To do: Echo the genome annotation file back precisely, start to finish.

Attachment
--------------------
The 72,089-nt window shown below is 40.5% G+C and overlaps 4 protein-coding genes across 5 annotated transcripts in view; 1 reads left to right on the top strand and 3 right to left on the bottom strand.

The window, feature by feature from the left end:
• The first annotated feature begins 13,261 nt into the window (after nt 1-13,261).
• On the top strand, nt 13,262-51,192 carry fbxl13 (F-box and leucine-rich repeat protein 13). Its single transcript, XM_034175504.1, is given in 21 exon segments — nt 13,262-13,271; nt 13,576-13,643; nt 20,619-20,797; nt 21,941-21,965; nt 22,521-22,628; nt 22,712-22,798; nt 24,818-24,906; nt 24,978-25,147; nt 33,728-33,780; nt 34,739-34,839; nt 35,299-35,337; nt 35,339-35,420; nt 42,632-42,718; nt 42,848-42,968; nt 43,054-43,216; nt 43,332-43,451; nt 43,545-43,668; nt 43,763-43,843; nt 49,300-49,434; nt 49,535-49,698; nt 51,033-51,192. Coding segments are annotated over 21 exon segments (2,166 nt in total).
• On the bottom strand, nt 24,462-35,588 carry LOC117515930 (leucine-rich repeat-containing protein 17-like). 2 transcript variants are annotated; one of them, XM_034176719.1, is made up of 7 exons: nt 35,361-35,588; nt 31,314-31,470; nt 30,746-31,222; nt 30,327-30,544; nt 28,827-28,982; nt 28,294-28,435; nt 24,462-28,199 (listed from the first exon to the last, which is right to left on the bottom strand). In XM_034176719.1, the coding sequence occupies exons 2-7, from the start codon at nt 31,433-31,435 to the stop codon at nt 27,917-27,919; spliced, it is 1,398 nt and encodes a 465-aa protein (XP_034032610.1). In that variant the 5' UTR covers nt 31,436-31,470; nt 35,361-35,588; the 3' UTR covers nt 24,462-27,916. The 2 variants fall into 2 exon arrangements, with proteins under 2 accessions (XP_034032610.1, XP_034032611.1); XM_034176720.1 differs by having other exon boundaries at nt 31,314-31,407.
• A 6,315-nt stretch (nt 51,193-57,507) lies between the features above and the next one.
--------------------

The 72,089-nt window shown below is 40.5% G+C and overlaps 4 protein-coding genes across 5 annotated transcripts in view; 1 reads left to right on the top strand and 3 right to left on the bottom strand.

The window, feature by feature from the left end:
• The first annotated feature begins 13,261 nt into the window (after nt 1-13,261).
• On the top strand, nt 13,262-51,192 carry fbxl13 (F-box and leucine-rich repeat protein 13). Its single transcript, XM_034175504.1, is given in 21 exon segments — nt 13,262-13,271; nt 13,576-13,643; nt 20,619-20,797; nt 21,941-21,965; nt 22,521-22,628; nt 22,712-22,798; nt 24,818-24,906; nt 24,978-25,147; nt 33,728-33,780; nt 34,739-34,839; nt 35,299-35,337; nt 35,339-35,420; nt 42,632-42,718; nt 42,848-42,968; nt 43,054-43,216; nt 43,332-43,451; nt 43,545-43,668; nt 43,763-43,843; nt 49,300-49,434; nt 49,535-49,698; nt 51,033-51,192. Coding segments are annotated over 21 exon segments (2,166 nt in total).
• On the bottom strand, nt 24,462-35,588 carry LOC117515930 (leucine-rich repeat-containing protein 17-like). 2 transcript variants are annotated; one of them, XM_034176719.1, is made up of 7 exons: nt 35,361-35,588; nt 31,314-31,470; nt 30,746-31,222; nt 30,327-30,544; nt 28,827-28,982; nt 28,294-28,435; nt 24,462-28,199 (listed from the first exon to the last, which is right to left on the bottom strand). In XM_034176719.1, the coding sequence occupies exons 2-7, from the start codon at nt 31,433-31,435 to the stop codon at nt 27,917-27,919; spliced, it is 1,398 nt and encodes a 465-aa protein (XP_034032610.1). In that variant the 5' UTR covers nt 31,436-31,470; nt 35,361-35,588; the 3' UTR covers nt 24,462-27,916. The 2 variants fall into 2 exon arrangements, with proteins under 2 accessions (XP_034032610.1, XP_034032611.1); XM_034176720.1 differs by having other exon boundaries at nt 31,314-31,407.
• A 6,315-nt stretch (nt 51,193-57,507) lies between the features above and the next one.